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Windows: The Viewfinder to Our World

You know the old saying, "which came first, the chicken or the egg"? This is what comes to mind when I have gone back and looked over the body of my works and I became aware of how often I have painted something frame by a window. Somewhere in time I was inspired or drawn to use this theme often. And I think of two instances that could have worked windows into my subconscious. There being the question, which came first?

As a lover of art history, I used most of my elective classes at the university to further my knowledge of art history. And as a teacher, I used famous artists and their works to help introduce every new lesson I taught. But I became aware in my teaching that I had very little knowledge of Asian art. As I taught many students with Asian heritage, I felt that I was lacking in this area needed to know more about their culture.

After Hurricane Katrina, I had the opportunity to take a graduate level class on Asian study through The Croft Institute for International Studies at The University of Mississippi. The course included all aspects of Asian culture, not just art. As the class came to a close, we all had to prepare two lessons to present to the class. The first lesson I presented was on Japanese Sumi'-e Painting, but the second was on Japanese Zen Gardens. Through this study I learned the importance of bringing the outside world into our inside space through the use of windows. The window allowed us a "gate" or passage into the outside space. Each area seen from a window should have the same aesthetic use as a framed painting would on an interior wall.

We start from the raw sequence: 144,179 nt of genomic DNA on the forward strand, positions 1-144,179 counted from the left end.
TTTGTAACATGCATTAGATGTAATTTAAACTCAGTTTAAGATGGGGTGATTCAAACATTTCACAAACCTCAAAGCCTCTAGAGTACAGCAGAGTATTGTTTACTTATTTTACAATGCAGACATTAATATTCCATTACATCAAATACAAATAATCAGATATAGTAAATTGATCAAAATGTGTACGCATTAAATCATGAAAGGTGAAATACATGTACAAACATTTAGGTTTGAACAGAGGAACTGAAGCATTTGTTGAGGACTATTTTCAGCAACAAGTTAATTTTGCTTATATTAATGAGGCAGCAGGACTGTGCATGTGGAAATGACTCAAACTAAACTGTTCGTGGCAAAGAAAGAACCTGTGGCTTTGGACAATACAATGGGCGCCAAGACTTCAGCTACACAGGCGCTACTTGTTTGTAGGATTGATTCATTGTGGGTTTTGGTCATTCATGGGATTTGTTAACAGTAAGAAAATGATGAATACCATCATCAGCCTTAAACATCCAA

The other influence of my "window" as subject matter was a lesson I taught on Henri Matisse. He too used windows in many of his paintings throughout his art career. It didn't matter which period of his career he was painting, he would return to include the window as a means of showing both his inside space to the outside world.

These two lessons that I taught over the years, I feel, had an unintentional influence on many of my paintings. I think I just absorbed them into my art psyche. Hence, I don't know which came first, Japanese Zen Gardens or Matisse's Windows: the chicken or the egg. But I would like to think that Matisse might also have been influenced by the Japanese Garden theology. Japan having just opened to trade with the western world and the artists of that time had a fascination with everything Japanese.

So, as I put my garden back after the devastation of Hurricane Katrina, I do think I consciously tried to create a view from each window, using the East Asian concept of "shakkei", which translates to "borrowed landscape". To let the inside seamlessly connect to the outside setting. To embrace the beauty of each season. To bring the beauty of the outside landscape to the inside space. It could accomplished by placing a flower in a vase on a table by a window. Or finding the window with the perfect light for your orchid to continue to bloom. Or bringing fresh grown lemons grown in the yard to sit on the windowsill looking into the outside space. I share with you my experience of the beauty of the outside world brought inside with the colors and scents of my lemons grown from my own Meyer Lemon tree, Lemons on the Windowsill.

Thanks for connecting,


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